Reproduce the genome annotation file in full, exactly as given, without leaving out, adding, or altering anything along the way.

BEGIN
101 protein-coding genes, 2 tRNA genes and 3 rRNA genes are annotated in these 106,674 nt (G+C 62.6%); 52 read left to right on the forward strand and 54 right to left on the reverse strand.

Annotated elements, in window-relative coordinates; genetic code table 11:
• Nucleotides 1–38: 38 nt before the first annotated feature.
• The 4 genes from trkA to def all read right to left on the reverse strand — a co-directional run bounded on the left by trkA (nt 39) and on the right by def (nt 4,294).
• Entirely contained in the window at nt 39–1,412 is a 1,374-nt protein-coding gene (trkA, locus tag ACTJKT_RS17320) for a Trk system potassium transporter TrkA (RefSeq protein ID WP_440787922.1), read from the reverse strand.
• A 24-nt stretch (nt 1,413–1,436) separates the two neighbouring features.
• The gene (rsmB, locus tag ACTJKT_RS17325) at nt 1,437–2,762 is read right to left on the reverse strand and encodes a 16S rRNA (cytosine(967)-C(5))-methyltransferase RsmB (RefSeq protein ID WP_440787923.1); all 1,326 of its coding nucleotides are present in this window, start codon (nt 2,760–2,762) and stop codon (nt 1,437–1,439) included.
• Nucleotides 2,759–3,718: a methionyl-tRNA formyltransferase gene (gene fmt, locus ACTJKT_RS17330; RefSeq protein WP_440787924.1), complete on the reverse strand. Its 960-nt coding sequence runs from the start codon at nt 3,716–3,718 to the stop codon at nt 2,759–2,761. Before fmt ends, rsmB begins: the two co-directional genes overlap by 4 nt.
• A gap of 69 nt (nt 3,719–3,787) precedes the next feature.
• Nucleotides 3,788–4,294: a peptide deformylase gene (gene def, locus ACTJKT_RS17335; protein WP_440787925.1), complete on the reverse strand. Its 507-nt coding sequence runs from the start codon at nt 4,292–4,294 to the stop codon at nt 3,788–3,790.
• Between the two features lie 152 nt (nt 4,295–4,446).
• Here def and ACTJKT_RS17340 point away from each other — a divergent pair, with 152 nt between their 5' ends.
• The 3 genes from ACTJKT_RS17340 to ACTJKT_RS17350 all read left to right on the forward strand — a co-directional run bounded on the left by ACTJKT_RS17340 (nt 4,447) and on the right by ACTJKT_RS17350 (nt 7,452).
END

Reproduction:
101 protein-coding genes, 2 tRNA genes and 3 rRNA genes are annotated in these 106,674 nt (G+C 62.6%); 52 read left to right on the forward strand and 54 right to left on the reverse strand.

Annotated elements, in window-relative coordinates; genetic code table 11:
• Nucleotides 1–38: 38 nt before the first annotated feature.
• The 4 genes from trkA to def all read right to left on the reverse strand — a co-directional run bounded on the left by trkA (nt 39) and on the right by def (nt 4,294).
• Entirely contained in the window at nt 39–1,412 is a 1,374-nt protein-coding gene (trkA, locus tag ACTJKT_RS17320) for a Trk system potassium transporter TrkA (RefSeq protein ID WP_440787922.1), read from the reverse strand.
• A 24-nt stretch (nt 1,413–1,436) separates the two neighbouring features.
• The gene (rsmB, locus tag ACTJKT_RS17325) at nt 1,437–2,762 is read right to left on the reverse strand and encodes a 16S rRNA (cytosine(967)-C(5))-methyltransferase RsmB (RefSeq protein ID WP_440787923.1); all 1,326 of its coding nucleotides are present in this window, start codon (nt 2,760–2,762) and stop codon (nt 1,437–1,439) included.
• Nucleotides 2,759–3,718: a methionyl-tRNA formyltransferase gene (gene fmt, locus ACTJKT_RS17330; RefSeq protein WP_440787924.1), complete on the reverse strand. Its 960-nt coding sequence runs from the start codon at nt 3,716–3,718 to the stop codon at nt 2,759–2,761. Before fmt ends, rsmB begins: the two co-directional genes overlap by 4 nt.
• A gap of 69 nt (nt 3,719–3,787) precedes the next feature.
• Nucleotides 3,788–4,294: a peptide deformylase gene (gene def, locus ACTJKT_RS17335; protein WP_440787925.1), complete on the reverse strand. Its 507-nt coding sequence runs from the start codon at nt 4,292–4,294 to the stop codon at nt 3,788–3,790.
• Between the two features lie 152 nt (nt 4,295–4,446).
• Here def and ACTJKT_RS17340 point away from each other — a divergent pair, with 152 nt between their 5' ends.
• The 3 genes from ACTJKT_RS17340 to ACTJKT_RS17350 all read left to right on the forward strand — a co-directional run bounded on the left by ACTJKT_RS17340 (nt 4,447) and on the right by ACTJKT_RS17350 (nt 7,452).